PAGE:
Written by Jonny K Andersson MD PhD
Category: Editorial

Volume 9 | Targeted Topic - Wrist and Hand Injuries | 2020
Volume 9 - Targeted Topic - Wrist and Hand Injuries

I am honoured to be the guest editor of this topic issue on Wrist & Hand of the Aspetar Sports Medicine Journal and most grateful for all experienced contributors giving their “top-of-the-notch” knowledge in the following articles.


Wrist and hand injuries among athletes, such as tennis players, golfers, handball players, rugby players, basketball players, and other contact sports athletes, are common.

Rigid fixation of different fractures, such as phalanx- and metacarpal fractures, with a possibility of quick return to play, is strongly recommended among athletes.


According to ongoing research projects, only 1 % of the total injuries among professional football players affect the hand, wrist and forearm. 

But approximately 50% of those injuries affect the goalkeepers. 

Outfield players can often return to training and matches in spite of an upper extremity injury. For example, wrist sprains and ligament-injuries, are therefore often underestimated in the acute phase, but the players can unfortunately experience severe problems, later on.


The human hand is a masterpiece – capable of both power grip as well as coordinated precision movements. Much of our personality also lay in the gestures and movements of the hand as well as communication with the surrounding world.

The body surface and muscles are not equally represented in the somatosensory (i.e. the palm of the hand represents 1 % of the total skin area) and motor cortex area in the brain. Instead the hand and face are represented in the somato-sensory and motor cortex by very large areas (the hand; perhaps as much as 20%), reflecting the large number of nerve cells needed for fine motor control and somato-sensory processing in these body parts, compared with for example the lower limbs or the torso.


Adolescents can nowadays earn thousands of USD competing in Gran Turismo and Fortnight, and addiction to gambling is unfortunately an increasing problem.


Nobody knows how the current increasing use of computers, smartphones and participating in eSports, will affect the hand and the brain among youngsters. Will we see increasing numbers of thumb base degenerative arthritis and trigger fingers – especially synovitis of the flexor pollicis tendon – in the future, due to overuse of smartphones, PlayStation, Nintendo and X-box?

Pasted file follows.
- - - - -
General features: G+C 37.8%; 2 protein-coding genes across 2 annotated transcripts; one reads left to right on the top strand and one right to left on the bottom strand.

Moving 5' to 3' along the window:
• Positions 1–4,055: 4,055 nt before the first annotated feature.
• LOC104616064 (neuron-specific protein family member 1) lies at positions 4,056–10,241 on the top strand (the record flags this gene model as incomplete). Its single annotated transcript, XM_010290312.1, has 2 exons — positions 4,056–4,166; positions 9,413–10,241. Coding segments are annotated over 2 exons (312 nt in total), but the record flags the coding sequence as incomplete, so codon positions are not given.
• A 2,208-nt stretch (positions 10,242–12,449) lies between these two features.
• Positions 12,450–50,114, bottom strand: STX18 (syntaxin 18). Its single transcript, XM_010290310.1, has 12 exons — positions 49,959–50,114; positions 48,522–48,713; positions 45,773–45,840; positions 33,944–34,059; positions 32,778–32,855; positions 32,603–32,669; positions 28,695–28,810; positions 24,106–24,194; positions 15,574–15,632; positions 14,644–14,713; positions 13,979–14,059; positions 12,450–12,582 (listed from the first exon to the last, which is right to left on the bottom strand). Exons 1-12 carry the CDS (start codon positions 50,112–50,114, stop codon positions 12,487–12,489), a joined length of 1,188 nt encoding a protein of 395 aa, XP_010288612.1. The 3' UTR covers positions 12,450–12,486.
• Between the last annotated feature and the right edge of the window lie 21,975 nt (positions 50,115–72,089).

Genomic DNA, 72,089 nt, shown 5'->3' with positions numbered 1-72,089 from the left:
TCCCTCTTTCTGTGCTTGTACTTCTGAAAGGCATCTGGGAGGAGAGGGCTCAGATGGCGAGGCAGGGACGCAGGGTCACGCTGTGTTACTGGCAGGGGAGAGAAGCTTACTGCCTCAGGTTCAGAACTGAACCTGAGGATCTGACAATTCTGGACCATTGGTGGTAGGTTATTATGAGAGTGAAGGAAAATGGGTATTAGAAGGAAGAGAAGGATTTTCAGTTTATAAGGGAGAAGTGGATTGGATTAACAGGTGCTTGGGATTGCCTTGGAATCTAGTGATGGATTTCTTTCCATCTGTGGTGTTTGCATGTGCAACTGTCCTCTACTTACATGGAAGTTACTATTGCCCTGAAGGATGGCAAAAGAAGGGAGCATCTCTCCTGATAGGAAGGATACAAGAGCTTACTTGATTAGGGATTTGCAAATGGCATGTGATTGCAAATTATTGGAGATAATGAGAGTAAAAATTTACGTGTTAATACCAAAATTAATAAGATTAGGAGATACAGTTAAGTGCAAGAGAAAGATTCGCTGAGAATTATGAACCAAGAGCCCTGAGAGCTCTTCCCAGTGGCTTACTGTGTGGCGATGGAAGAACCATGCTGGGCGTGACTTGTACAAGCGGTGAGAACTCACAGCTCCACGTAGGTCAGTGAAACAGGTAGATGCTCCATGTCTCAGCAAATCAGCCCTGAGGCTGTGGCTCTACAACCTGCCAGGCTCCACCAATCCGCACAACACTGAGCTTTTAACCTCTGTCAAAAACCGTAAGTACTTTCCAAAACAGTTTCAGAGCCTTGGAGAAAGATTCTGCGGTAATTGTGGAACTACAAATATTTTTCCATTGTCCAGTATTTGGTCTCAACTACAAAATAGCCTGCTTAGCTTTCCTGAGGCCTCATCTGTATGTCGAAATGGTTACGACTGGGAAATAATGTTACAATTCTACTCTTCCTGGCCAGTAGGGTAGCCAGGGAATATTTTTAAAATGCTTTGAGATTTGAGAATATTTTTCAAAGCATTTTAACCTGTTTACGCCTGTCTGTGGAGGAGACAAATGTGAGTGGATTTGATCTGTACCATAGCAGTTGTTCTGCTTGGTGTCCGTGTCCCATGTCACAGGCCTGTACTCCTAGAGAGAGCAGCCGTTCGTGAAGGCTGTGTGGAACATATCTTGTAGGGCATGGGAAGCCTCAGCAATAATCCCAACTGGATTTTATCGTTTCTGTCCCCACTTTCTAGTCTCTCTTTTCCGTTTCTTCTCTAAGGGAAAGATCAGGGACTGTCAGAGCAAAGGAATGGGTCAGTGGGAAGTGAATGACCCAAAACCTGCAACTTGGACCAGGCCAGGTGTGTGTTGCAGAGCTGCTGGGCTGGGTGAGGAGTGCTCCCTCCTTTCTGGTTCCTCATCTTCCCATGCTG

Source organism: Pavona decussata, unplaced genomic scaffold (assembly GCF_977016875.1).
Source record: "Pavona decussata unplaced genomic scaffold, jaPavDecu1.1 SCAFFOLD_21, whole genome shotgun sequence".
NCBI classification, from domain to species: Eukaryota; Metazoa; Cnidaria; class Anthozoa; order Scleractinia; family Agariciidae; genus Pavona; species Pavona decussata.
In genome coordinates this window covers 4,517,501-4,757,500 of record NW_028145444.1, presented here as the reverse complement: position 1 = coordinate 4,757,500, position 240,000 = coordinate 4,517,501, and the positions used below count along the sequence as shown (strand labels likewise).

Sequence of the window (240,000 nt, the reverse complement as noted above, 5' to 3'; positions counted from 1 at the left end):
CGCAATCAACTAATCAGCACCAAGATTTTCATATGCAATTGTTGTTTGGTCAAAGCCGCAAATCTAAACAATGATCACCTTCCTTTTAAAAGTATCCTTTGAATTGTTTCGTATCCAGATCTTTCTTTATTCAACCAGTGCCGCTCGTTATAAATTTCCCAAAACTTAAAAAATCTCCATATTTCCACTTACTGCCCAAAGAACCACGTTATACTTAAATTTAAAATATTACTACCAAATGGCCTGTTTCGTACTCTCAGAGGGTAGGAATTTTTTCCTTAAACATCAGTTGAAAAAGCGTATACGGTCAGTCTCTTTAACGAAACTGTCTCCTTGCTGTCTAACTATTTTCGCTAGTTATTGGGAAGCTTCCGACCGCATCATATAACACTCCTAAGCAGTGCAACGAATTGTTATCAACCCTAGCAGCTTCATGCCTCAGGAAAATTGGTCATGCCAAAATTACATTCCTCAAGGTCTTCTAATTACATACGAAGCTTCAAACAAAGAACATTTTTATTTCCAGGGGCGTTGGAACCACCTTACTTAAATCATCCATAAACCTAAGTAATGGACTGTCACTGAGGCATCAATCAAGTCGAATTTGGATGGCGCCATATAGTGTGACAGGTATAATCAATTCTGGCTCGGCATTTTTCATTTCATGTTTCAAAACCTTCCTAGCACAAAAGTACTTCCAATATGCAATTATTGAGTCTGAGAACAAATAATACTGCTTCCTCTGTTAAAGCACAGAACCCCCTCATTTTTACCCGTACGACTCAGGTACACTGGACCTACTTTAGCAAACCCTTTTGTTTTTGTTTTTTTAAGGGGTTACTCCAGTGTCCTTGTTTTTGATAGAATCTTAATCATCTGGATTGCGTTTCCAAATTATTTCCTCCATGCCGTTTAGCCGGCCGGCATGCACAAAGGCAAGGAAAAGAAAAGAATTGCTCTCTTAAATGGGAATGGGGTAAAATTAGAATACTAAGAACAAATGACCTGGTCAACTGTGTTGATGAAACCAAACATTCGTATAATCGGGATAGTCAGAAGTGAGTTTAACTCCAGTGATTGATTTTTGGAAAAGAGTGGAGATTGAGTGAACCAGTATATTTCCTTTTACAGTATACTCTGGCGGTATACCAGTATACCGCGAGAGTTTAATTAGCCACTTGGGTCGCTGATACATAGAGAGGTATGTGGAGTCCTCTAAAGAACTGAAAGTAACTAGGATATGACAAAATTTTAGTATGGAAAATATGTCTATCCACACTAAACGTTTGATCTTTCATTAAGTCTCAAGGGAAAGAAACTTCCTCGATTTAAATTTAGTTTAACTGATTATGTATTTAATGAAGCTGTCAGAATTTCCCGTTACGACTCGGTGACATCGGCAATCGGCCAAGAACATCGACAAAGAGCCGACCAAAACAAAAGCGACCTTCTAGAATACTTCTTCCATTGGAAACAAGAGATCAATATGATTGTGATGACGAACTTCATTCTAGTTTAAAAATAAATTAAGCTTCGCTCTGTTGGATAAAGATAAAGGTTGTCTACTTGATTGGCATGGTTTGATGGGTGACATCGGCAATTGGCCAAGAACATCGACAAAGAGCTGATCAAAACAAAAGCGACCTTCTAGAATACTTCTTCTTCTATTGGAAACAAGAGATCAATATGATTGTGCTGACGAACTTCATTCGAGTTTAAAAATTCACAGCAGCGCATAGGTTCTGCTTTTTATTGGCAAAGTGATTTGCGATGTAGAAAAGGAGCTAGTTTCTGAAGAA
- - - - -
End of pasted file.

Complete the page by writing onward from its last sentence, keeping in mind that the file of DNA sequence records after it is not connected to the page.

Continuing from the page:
We are looking forward to providing the region with our skills and knowledge and are aiming on having repeated courses for advanced training of surgeons in terms of injuries from the fingertip to the elbow at Aspetar, in the future.


This issue of Aspetar Sports Medicine Journal will display a vast area of knowledge about the wrist and hand, such as:

·       Wrist arthroscopy, wrist ligament injuries and thumb base arthroscopy,

·       Ligament injuries to the thumb,

·       Thumb base fractures,

·       Finger injuries among athletes,

·       Scaphoid fractures,

·       Proprioceptive neuro-muscular training of the wrist and hand,

·       Hand rehabilitation after different injuries, and

·       Flexor tendon injuries, written by my mentor dr Arvid Ejeskär.


Some take home messages:

·       A negative result from MRI is unable to rule out the possibility of a clinically relevant wrist ligament injury (see the articles about wrist arthroscopy, scapholunate (SL) ligament injury and injury to the triangular fibrocartilage complex – TFCC). The current gold standard – wrist arthroscopy – remains the preferred diagnostic technique with sufficient conclusive properties when it comes to wrist ligament injuries. Wrist arthroscopy is a safe method (4.5% complication, mainly minor) and is the only method that can dynamically evaluate instability and healing capacity.

·       90% of the scaphoid waist fractures heal within 6 weeks of immobilization in a cast. CT is the preferred method of choice to evaluate healing.

·       Anatomical reduction of intraarticular fractures, such as i.e. Bennett fractures of the base of thumb is mandatory, to reduce the risk of secondary degenerative arthritis. 

·       Do not forget the importance of what professor emeritus Göran Lundborg says in his books about the hand & brain; the hand is needed for full experience of our surroundings and development of our brain skills, as well as our emotions. 

·       Further information of the hand & brain can be found in the article about hand rehabilitation.


Enjoy this Targeted Topic issue of the Aspetar Sports Medicine Journal on Wrist & Hand!


Jonny K Andersson MD PhD

Senior Consultant Hand Surgery

Aspetar Orthopedic and Sports Medicine Hospital



Volume 9 | Targeted Topic - Wrist and Hand Injuries | 2020
Volume 9 - Targeted Topic - Wrist and Hand Injuries

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